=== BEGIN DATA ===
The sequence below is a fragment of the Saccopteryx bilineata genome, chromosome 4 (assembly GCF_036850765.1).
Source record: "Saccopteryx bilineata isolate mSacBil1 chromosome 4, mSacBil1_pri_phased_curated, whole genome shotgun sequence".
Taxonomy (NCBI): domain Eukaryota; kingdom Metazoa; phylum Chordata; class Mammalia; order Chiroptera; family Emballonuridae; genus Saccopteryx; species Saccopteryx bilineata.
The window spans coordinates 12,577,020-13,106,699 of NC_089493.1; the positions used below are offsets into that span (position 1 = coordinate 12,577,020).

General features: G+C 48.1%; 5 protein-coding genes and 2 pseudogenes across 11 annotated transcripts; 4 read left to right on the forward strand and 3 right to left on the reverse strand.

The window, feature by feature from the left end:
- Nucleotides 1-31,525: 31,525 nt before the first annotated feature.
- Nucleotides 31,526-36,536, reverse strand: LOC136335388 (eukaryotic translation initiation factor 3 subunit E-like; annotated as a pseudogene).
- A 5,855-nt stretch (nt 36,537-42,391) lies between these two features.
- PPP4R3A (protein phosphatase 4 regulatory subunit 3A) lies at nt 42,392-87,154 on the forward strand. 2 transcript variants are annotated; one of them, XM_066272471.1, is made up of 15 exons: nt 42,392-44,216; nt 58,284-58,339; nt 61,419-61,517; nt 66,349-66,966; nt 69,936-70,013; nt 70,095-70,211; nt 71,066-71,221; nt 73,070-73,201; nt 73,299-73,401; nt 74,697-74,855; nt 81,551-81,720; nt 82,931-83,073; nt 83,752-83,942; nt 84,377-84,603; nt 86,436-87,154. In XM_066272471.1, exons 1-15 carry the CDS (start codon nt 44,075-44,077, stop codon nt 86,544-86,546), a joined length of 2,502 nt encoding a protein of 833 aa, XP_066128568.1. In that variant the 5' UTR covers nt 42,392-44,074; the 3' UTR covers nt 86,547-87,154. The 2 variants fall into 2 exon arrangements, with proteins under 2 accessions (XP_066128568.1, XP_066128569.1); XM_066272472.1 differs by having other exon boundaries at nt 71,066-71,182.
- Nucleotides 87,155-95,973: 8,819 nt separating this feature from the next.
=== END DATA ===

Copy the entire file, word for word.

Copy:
The sequence below is a fragment of the Saccopteryx bilineata genome, chromosome 4 (assembly GCF_036850765.1).
Source record: "Saccopteryx bilineata isolate mSacBil1 chromosome 4, mSacBil1_pri_phased_curated, whole genome shotgun sequence".
Taxonomy (NCBI): domain Eukaryota; kingdom Metazoa; phylum Chordata; class Mammalia; order Chiroptera; family Emballonuridae; genus Saccopteryx; species Saccopteryx bilineata.
The window spans coordinates 12,577,020-13,106,699 of NC_089493.1; the positions used below are offsets into that span (position 1 = coordinate 12,577,020).

General features: G+C 48.1%; 5 protein-coding genes and 2 pseudogenes across 11 annotated transcripts; 4 read left to right on the forward strand and 3 right to left on the reverse strand.

The window, feature by feature from the left end:
- Nucleotides 1-31,525: 31,525 nt before the first annotated feature.
- Nucleotides 31,526-36,536, reverse strand: LOC136335388 (eukaryotic translation initiation factor 3 subunit E-like; annotated as a pseudogene).
- A 5,855-nt stretch (nt 36,537-42,391) lies between these two features.
- PPP4R3A (protein phosphatase 4 regulatory subunit 3A) lies at nt 42,392-87,154 on the forward strand. 2 transcript variants are annotated; one of them, XM_066272471.1, is made up of 15 exons: nt 42,392-44,216; nt 58,284-58,339; nt 61,419-61,517; nt 66,349-66,966; nt 69,936-70,013; nt 70,095-70,211; nt 71,066-71,221; nt 73,070-73,201; nt 73,299-73,401; nt 74,697-74,855; nt 81,551-81,720; nt 82,931-83,073; nt 83,752-83,942; nt 84,377-84,603; nt 86,436-87,154. In XM_066272471.1, exons 1-15 carry the CDS (start codon nt 44,075-44,077, stop codon nt 86,544-86,546), a joined length of 2,502 nt encoding a protein of 833 aa, XP_066128568.1. In that variant the 5' UTR covers nt 42,392-44,074; the 3' UTR covers nt 86,547-87,154. The 2 variants fall into 2 exon arrangements, with proteins under 2 accessions (XP_066128568.1, XP_066128569.1); XM_066272472.1 differs by having other exon boundaries at nt 71,066-71,182.
- Nucleotides 87,155-95,973: 8,819 nt separating this feature from the next.